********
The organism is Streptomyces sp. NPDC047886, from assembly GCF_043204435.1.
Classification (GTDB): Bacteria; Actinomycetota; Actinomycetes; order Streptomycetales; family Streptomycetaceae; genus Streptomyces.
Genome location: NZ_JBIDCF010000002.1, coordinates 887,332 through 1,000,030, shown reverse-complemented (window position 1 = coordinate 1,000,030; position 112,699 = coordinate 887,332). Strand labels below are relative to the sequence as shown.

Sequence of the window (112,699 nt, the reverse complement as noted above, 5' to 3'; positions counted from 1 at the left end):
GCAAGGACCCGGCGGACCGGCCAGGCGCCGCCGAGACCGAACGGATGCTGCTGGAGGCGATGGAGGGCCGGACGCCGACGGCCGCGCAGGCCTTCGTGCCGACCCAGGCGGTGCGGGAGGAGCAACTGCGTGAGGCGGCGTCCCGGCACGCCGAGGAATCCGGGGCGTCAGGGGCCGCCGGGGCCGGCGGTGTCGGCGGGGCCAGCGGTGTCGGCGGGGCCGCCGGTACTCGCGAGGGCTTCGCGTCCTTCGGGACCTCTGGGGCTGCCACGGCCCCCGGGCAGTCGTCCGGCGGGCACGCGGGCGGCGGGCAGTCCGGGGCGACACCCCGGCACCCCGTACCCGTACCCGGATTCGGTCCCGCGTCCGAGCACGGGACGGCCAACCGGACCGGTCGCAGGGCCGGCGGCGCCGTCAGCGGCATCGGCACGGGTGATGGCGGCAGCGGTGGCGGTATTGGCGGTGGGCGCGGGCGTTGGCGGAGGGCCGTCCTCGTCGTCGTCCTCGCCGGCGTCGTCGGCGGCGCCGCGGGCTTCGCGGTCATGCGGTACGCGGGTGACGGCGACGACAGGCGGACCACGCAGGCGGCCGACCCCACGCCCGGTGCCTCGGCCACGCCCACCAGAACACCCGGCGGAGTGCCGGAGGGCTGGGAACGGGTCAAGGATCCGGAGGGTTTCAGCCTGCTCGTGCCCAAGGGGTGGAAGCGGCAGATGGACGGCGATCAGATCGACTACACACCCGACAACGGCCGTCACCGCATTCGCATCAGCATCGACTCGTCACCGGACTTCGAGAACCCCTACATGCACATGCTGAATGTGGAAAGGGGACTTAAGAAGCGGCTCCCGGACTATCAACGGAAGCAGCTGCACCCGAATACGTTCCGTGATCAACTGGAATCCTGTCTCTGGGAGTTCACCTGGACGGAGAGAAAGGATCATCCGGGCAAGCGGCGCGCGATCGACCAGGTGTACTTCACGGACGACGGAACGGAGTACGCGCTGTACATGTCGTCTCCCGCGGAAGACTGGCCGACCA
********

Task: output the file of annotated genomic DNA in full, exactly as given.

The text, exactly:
The organism is Streptomyces sp. NPDC047886, from assembly GCF_043204435.1.
Classification (GTDB): Bacteria; Actinomycetota; Actinomycetes; order Streptomycetales; family Streptomycetaceae; genus Streptomyces.
Genome location: NZ_JBIDCF010000002.1, coordinates 887,332 through 1,000,030, shown reverse-complemented (window position 1 = coordinate 1,000,030; position 112,699 = coordinate 887,332). Strand labels below are relative to the sequence as shown.

Sequence of the window (112,699 nt, the reverse complement as noted above, 5' to 3'; positions counted from 1 at the left end):
GCAAGGACCCGGCGGACCGGCCAGGCGCCGCCGAGACCGAACGGATGCTGCTGGAGGCGATGGAGGGCCGGACGCCGACGGCCGCGCAGGCCTTCGTGCCGACCCAGGCGGTGCGGGAGGAGCAACTGCGTGAGGCGGCGTCCCGGCACGCCGAGGAATCCGGGGCGTCAGGGGCCGCCGGGGCCGGCGGTGTCGGCGGGGCCAGCGGTGTCGGCGGGGCCGCCGGTACTCGCGAGGGCTTCGCGTCCTTCGGGACCTCTGGGGCTGCCACGGCCCCCGGGCAGTCGTCCGGCGGGCACGCGGGCGGCGGGCAGTCCGGGGCGACACCCCGGCACCCCGTACCCGTACCCGGATTCGGTCCCGCGTCCGAGCACGGGACGGCCAACCGGACCGGTCGCAGGGCCGGCGGCGCCGTCAGCGGCATCGGCACGGGTGATGGCGGCAGCGGTGGCGGTATTGGCGGTGGGCGCGGGCGTTGGCGGAGGGCCGTCCTCGTCGTCGTCCTCGCCGGCGTCGTCGGCGGCGCCGCGGGCTTCGCGGTCATGCGGTACGCGGGTGACGGCGACGACAGGCGGACCACGCAGGCGGCCGACCCCACGCCCGGTGCCTCGGCCACGCCCACCAGAACACCCGGCGGAGTGCCGGAGGGCTGGGAACGGGTCAAGGATCCGGAGGGTTTCAGCCTGCTCGTGCCCAAGGGGTGGAAGCGGCAGATGGACGGCGATCAGATCGACTACACACCCGACAACGGCCGTCACCGCATTCGCATCAGCATCGACTCGTCACCGGACTTCGAGAACCCCTACATGCACATGCTGAATGTGGAAAGGGGACTTAAGAAGCGGCTCCCGGACTATCAACGGAAGCAGCTGCACCCGAATACGTTCCGTGATCAACTGGAATCCTGTCTCTGGGAGTTCACCTGGACGGAGAGAAAGGATCATCCGGGCAAGCGGCGCGCGATCGACCAGGTGTACTTCACGGACGACGGAACGGAGTACGCGCTGTACATGTCGTCTCCCGCGGAAGACTGGCCGACCA